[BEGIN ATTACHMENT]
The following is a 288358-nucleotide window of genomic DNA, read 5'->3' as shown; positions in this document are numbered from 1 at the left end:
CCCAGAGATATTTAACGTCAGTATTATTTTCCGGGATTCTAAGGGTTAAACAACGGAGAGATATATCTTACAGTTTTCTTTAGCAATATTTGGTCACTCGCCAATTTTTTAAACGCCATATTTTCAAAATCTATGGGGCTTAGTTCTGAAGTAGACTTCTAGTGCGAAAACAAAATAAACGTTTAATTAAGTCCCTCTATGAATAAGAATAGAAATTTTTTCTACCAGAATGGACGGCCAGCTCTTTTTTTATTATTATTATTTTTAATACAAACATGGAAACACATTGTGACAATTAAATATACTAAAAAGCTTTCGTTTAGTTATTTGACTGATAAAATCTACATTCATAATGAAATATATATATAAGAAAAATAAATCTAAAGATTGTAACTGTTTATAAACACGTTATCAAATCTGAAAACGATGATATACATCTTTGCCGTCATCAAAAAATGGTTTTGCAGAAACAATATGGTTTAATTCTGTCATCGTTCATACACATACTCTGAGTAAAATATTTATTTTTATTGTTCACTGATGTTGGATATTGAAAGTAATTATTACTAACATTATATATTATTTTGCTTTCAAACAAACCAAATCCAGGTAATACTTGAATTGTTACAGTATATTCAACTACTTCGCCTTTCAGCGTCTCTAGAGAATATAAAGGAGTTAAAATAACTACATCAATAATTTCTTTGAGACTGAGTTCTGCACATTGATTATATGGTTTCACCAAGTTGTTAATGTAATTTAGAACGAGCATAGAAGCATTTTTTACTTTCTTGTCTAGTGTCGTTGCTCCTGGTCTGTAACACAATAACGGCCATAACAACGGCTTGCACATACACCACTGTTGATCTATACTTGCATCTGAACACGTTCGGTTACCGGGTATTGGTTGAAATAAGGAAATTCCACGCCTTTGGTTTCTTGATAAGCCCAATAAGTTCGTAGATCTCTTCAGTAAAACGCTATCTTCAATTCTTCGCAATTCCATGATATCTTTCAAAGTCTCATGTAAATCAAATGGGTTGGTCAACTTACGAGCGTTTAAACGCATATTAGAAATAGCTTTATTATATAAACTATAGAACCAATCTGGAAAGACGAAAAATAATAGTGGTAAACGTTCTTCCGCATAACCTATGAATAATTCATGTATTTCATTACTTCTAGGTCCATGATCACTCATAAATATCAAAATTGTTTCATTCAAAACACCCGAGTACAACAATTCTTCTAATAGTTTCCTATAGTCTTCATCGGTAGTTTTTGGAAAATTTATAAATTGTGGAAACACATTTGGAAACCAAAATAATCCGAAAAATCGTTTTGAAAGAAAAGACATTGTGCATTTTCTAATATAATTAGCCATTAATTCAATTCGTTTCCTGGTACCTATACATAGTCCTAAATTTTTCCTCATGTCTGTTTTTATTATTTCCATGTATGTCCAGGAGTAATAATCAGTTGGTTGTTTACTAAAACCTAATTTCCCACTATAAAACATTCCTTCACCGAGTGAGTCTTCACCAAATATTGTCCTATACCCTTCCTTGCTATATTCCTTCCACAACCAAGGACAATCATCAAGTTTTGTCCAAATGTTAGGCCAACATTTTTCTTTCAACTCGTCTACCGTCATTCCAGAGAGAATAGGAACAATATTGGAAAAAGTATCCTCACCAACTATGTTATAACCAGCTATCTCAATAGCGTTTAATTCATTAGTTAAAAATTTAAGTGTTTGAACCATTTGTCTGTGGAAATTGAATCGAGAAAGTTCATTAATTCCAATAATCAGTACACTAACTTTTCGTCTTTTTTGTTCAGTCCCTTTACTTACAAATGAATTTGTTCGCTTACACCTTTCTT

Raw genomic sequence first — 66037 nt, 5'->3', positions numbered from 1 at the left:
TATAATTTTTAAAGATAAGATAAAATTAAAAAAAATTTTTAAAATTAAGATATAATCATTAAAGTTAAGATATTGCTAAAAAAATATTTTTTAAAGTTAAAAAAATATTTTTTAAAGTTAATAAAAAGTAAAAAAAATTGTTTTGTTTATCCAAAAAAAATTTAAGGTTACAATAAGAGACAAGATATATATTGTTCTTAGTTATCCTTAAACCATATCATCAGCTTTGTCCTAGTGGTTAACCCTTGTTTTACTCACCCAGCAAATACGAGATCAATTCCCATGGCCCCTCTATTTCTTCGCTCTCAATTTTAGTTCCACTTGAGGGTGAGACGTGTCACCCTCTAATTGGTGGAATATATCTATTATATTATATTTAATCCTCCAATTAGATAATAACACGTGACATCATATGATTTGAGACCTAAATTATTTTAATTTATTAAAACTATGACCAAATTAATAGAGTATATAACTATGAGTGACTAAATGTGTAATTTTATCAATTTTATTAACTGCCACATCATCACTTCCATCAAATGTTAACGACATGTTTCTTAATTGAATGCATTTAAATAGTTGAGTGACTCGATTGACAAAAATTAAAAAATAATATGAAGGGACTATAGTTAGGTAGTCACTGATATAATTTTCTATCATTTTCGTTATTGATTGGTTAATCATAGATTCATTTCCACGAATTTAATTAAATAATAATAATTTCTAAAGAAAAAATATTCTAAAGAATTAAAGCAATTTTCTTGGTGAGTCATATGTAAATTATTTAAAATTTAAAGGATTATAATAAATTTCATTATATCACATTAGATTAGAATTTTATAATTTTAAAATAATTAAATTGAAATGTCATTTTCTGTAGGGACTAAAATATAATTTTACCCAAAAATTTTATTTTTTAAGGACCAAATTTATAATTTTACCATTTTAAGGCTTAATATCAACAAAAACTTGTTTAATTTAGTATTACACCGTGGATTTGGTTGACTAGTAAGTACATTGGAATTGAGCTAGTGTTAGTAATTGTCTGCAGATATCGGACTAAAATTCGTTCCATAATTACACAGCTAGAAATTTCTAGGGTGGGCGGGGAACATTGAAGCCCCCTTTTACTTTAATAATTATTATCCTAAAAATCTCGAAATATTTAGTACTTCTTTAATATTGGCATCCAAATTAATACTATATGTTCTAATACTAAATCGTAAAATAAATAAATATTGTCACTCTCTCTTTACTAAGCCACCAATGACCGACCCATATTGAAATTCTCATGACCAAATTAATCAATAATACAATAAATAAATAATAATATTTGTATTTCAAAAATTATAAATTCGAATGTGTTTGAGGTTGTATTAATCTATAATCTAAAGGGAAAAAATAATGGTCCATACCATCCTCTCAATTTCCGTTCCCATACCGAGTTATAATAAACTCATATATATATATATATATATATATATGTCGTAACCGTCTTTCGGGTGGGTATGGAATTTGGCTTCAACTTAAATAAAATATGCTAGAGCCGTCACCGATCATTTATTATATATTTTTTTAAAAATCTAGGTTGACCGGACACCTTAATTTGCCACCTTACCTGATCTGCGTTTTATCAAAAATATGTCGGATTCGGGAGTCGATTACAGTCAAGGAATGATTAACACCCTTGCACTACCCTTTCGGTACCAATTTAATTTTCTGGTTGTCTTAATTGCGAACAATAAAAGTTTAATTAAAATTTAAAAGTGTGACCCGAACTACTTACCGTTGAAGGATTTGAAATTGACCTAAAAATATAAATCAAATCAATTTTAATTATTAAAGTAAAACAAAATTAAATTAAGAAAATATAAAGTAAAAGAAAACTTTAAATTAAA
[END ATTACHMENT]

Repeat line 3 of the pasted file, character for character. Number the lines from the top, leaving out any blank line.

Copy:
Raw genomic sequence first — 66037 nt, 5'->3', positions numbered from 1 at the left: